What Must My Employer Do About an Abusive Coworker?

Introduction

Not all the problems we face in the workplace are the result of our supervisors and managers. Sometimes a workplace becomes intolerable because of the actions of an abusive coworker. Perhaps a coworker is gossiping about you, telling others about your personal business and problems. Or perhaps that same coworker is saying hurtful, untrue, or “mean” statements about you. Or still, the coworker may be verbally or physically aggressive toward you and may make you feel threatened or intimidated. Do employers have any obligations to address or correct this type of behavior? As it turns out, the answer is “yes.”

Employer’s Obligations Regarding Troublesome or Abusive Coworker

abusive coworkerAn employer has a general obligation to provide a safe and harassment-free workplace for all of its workers. This means that an employer should not engage in any abusive or harassing behavior toward any of its workers. In addition, employers must take reasonable actions to protect workers from abusive or harassing behavior committed by other workers. Failure to follow this general principle can result in the employer being accused of fostering a hostile work environment. To avoid this, the employer should consider:

  • Creating clear expectations for employee behavior:

    Employers should have clear expectations regarding how they expect their employees to behave while on the job. These expectations can be contained in an employee handbook or other writing that is made available to employees. It is better that these expectations are clear and specific – simply stating that employees should not “harass” one another (without defining the term or providing examples) may not be sufficiently specific to alert employees as to the type of behavior the employer finds unacceptable.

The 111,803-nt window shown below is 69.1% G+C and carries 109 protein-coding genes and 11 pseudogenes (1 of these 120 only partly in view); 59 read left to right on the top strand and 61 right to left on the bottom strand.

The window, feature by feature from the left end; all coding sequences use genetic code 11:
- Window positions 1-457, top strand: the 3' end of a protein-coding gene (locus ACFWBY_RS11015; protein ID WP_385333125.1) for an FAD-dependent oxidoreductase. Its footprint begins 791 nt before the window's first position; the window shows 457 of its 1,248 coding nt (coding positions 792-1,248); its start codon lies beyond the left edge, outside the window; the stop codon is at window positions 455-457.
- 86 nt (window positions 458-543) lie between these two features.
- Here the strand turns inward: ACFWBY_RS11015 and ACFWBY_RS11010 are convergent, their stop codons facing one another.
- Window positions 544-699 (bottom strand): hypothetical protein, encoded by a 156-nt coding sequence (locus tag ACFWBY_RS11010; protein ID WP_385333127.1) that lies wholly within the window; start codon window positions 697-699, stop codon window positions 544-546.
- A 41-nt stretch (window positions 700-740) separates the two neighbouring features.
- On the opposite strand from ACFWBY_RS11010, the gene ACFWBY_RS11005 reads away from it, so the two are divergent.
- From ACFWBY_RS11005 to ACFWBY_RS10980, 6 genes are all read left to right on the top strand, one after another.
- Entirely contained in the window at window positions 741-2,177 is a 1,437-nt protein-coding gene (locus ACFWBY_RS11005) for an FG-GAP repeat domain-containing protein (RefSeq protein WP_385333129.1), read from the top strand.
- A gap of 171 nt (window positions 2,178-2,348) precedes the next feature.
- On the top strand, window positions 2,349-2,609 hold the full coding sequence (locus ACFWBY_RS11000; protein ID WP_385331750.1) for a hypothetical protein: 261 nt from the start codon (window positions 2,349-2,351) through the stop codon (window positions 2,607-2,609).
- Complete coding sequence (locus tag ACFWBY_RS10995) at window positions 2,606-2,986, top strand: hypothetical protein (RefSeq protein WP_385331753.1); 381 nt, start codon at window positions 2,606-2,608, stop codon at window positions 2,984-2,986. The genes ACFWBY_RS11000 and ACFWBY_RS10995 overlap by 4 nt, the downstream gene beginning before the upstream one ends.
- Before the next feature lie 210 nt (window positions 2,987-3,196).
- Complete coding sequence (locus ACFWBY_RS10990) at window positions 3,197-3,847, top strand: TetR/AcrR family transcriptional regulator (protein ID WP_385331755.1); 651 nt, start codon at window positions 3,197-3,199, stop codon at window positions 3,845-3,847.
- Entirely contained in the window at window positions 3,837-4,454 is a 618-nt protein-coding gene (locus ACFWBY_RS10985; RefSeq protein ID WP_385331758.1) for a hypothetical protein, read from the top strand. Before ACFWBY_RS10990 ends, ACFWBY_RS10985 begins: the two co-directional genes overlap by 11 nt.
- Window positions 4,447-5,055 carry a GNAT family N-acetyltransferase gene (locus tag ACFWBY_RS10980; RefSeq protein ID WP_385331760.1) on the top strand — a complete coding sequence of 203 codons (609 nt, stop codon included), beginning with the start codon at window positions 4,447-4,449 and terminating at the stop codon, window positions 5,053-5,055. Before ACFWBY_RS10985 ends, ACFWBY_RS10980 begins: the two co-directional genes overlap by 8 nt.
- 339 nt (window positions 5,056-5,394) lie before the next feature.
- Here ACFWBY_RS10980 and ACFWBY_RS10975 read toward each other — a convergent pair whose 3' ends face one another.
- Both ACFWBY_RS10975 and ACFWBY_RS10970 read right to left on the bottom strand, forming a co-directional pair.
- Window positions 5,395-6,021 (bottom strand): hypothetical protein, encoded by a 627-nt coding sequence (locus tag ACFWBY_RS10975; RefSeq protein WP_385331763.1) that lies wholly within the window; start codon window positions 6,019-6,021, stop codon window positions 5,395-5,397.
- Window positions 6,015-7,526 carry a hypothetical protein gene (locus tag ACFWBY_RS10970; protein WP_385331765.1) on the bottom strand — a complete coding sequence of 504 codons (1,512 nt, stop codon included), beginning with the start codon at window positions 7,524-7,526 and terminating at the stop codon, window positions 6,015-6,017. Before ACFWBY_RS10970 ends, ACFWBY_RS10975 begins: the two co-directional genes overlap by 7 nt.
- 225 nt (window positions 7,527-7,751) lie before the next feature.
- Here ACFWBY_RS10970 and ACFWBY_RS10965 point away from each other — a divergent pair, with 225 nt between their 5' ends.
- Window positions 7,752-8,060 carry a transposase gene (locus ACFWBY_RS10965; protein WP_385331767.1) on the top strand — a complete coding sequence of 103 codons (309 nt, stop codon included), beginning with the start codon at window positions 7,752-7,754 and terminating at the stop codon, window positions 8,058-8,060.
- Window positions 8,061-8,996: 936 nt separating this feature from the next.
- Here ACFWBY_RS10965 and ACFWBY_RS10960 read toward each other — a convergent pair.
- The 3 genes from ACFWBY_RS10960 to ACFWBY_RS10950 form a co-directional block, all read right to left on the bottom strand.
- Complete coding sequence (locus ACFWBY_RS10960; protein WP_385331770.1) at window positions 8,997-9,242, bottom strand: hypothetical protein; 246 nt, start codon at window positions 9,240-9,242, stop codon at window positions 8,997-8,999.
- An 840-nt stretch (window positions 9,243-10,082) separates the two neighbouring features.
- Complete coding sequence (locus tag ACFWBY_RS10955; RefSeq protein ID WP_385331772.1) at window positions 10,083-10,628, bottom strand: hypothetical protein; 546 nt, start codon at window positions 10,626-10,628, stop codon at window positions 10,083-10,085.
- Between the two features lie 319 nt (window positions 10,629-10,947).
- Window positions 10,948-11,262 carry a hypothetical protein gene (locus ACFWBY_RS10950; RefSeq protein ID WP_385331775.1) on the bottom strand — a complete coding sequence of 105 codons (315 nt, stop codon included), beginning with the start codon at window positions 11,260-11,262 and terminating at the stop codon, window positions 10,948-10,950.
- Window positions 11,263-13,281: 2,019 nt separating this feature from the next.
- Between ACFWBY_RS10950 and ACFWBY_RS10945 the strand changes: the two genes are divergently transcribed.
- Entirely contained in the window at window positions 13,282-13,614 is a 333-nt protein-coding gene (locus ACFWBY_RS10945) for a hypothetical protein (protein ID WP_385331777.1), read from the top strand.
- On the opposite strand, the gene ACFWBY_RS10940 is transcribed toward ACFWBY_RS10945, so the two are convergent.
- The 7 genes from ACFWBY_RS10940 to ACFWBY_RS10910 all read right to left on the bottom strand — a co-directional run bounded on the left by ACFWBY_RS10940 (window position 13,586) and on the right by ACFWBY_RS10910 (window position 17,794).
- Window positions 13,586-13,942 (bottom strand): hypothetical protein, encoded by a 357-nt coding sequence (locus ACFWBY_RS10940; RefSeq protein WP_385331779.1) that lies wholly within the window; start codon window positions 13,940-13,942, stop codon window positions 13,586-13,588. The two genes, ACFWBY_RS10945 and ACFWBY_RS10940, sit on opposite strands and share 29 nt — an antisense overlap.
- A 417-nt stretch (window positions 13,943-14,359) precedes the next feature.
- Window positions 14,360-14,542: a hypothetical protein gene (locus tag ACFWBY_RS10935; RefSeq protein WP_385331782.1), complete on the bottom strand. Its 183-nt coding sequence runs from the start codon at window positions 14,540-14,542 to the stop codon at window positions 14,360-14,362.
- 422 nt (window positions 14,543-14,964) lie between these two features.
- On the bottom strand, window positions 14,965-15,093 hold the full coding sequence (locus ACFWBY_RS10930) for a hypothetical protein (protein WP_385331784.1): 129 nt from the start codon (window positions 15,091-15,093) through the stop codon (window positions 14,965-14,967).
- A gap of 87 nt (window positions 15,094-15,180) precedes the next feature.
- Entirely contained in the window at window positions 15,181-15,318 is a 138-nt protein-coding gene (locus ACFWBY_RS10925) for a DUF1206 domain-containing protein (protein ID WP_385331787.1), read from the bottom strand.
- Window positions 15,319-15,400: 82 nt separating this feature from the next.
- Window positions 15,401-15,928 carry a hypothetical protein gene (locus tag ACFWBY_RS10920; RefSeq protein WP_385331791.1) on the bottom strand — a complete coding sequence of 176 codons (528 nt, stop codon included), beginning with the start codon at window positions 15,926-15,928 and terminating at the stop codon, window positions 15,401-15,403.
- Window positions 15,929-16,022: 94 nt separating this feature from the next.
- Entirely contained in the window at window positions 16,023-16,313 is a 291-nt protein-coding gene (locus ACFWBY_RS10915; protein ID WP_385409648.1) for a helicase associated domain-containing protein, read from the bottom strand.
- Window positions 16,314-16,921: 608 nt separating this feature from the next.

• Investigate employee complaints promptly and fairly:

    An employer cannot simply “bury its head in the sand” and ignore an employee’s reports of harassment or abusive behavior committed by a coworker. Employers should have established protocols for responding to these complaints in a prompt and appropriate manner. Complaints of abusive or harassing behavior should be investigated according to the employer’s policy. Each employee should be treated fairly and according to the employer’s policy – the employer should not make exceptions to its policy or investigate a claim of harassment by one employee less intensely than a claim made by another employee.

  • Applying the employer’s disciplinary policy equally:

    When the employer determines that an employee has violated the employer’s expectations of employee conduct through abusive or harassing behavior, the employer should impose discipline according to its policy in a fair and equitable manner. If the employer’s policy calls for the termination of the abusive or harassing employee under the particular circumstances, the employer should not shrink from imposing such discipline. Failing to follow its own policies can lead to claims of discriminatory or disparate treatment.

What Can I Do If I Am Being Abused or Harassed by a Coworker?

If you are the abused or harassed employee and you cannot resolve your differences with the abusing or harassing coworker, you should keep an accurate record (a written record is best) of how you have been abused or harassed and when each incident of harassment or abuse occurs. Submit this information to your immediate supervisor or the person designated by your employer’s policy. Make note of the date you submit this information to your supervisor, detail any actions your supervisor promises to take, and note whether the supervisor follows through on these promises. By keeping detailed records like these, you may eventually be able to support a lawsuit or claim against your employer if your employer fails to take appropriate action on your claim of harassment or abuse.